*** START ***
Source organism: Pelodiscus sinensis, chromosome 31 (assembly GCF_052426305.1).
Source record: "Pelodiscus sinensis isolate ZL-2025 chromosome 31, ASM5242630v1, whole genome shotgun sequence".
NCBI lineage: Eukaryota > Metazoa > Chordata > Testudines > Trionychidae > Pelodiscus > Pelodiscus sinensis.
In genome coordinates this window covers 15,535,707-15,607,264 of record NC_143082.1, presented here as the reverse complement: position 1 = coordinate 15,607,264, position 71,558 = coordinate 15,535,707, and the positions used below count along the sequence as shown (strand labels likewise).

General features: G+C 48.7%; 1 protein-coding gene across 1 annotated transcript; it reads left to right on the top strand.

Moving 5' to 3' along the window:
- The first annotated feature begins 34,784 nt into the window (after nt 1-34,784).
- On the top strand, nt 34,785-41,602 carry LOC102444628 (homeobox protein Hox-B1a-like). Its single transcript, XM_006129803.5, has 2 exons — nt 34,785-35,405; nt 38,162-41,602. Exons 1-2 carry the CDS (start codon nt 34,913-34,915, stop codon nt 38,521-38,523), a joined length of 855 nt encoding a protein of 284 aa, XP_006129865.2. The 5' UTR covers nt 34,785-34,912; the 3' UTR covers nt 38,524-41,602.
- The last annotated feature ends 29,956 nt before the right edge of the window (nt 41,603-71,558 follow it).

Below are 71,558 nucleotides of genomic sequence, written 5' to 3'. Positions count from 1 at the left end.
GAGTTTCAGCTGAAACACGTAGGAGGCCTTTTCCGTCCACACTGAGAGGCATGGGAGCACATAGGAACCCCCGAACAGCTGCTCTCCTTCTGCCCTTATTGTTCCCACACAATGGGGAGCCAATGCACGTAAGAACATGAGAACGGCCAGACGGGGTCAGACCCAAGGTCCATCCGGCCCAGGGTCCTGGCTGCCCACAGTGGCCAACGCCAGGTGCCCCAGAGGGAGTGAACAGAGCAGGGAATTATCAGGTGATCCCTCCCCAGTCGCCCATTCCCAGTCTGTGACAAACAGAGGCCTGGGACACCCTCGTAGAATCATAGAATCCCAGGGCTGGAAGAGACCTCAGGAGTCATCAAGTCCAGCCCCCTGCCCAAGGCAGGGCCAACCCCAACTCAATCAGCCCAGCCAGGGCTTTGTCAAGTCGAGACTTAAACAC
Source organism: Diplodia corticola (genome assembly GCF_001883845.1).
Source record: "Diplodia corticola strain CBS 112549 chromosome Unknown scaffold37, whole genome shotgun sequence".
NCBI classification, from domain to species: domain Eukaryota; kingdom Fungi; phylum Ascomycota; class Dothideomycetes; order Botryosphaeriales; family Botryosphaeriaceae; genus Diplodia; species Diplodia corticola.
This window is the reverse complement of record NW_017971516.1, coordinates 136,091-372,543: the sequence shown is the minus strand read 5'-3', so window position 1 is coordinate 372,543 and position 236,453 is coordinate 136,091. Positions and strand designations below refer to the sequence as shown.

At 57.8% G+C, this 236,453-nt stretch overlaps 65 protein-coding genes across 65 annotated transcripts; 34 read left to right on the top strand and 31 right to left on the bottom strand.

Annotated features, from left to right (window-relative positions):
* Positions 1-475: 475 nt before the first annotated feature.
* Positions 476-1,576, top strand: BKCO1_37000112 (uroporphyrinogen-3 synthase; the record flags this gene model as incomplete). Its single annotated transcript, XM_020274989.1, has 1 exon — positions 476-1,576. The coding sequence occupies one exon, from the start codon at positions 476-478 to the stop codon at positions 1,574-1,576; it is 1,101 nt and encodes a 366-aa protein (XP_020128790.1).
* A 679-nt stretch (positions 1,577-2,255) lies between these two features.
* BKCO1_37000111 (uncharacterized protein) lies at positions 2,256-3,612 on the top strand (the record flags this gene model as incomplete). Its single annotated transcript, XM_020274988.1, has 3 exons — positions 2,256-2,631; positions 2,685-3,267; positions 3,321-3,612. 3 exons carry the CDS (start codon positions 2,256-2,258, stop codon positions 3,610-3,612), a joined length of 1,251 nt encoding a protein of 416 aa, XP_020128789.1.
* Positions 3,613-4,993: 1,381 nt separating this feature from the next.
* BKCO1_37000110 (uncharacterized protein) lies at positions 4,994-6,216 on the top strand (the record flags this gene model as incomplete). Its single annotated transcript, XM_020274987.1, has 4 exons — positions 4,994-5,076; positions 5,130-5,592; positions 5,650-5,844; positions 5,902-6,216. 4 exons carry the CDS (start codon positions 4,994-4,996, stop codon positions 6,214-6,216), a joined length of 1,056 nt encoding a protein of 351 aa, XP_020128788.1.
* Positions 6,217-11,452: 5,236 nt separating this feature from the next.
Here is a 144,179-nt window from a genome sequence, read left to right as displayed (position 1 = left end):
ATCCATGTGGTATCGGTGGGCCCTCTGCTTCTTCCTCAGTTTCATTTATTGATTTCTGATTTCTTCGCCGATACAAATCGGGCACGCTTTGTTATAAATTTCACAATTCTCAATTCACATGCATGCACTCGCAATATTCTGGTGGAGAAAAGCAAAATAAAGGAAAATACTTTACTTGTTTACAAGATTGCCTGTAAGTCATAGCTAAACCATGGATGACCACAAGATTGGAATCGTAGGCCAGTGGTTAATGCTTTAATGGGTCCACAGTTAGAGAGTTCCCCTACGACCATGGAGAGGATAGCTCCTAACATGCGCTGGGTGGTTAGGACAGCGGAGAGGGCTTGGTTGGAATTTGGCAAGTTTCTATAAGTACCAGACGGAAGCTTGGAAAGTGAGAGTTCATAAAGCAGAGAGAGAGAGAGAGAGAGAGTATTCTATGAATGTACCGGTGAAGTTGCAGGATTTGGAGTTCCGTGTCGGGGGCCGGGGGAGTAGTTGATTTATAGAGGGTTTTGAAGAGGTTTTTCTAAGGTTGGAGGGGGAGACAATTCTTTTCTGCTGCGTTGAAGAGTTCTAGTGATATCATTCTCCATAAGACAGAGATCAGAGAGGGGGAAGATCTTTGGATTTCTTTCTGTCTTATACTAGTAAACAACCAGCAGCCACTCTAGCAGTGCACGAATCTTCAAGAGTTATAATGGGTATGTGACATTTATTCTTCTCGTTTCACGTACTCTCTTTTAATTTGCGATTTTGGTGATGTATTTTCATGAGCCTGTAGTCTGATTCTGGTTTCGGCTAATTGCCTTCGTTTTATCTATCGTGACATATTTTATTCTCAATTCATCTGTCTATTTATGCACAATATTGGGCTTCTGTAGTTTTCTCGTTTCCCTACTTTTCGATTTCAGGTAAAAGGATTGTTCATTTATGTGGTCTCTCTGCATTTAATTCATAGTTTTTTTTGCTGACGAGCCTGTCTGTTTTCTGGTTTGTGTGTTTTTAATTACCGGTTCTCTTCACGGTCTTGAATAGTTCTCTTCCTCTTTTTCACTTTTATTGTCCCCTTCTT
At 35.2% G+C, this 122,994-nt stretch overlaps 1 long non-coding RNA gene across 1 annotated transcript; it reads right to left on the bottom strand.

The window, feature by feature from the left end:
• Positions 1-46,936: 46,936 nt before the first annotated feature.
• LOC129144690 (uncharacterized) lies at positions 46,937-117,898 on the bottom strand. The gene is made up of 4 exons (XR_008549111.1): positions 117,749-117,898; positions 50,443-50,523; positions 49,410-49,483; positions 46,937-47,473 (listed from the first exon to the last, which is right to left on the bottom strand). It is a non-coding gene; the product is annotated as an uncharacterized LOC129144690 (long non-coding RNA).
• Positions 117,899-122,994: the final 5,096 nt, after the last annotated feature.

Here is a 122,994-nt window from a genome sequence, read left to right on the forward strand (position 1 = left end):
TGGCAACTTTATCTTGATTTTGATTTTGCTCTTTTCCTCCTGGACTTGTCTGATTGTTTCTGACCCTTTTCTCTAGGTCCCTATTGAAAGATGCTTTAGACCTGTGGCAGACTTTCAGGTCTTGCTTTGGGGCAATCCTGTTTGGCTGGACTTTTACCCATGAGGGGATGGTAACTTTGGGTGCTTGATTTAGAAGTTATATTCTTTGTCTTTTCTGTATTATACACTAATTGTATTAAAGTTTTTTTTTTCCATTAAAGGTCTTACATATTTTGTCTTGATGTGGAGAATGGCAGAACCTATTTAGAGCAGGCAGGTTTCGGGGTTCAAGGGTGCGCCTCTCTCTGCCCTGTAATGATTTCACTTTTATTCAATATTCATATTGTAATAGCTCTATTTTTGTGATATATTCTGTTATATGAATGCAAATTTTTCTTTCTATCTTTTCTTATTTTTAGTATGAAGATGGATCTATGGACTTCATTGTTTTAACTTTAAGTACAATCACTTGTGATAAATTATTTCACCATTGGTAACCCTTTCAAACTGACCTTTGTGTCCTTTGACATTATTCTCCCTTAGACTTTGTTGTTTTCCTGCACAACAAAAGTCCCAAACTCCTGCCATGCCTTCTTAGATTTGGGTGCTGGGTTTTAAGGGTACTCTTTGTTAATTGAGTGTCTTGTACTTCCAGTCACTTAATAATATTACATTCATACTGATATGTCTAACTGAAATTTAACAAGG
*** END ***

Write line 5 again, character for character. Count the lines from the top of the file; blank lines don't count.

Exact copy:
General features: G+C 48.7%; 1 protein-coding gene across 1 annotated transcript; it reads left to right on the top strand.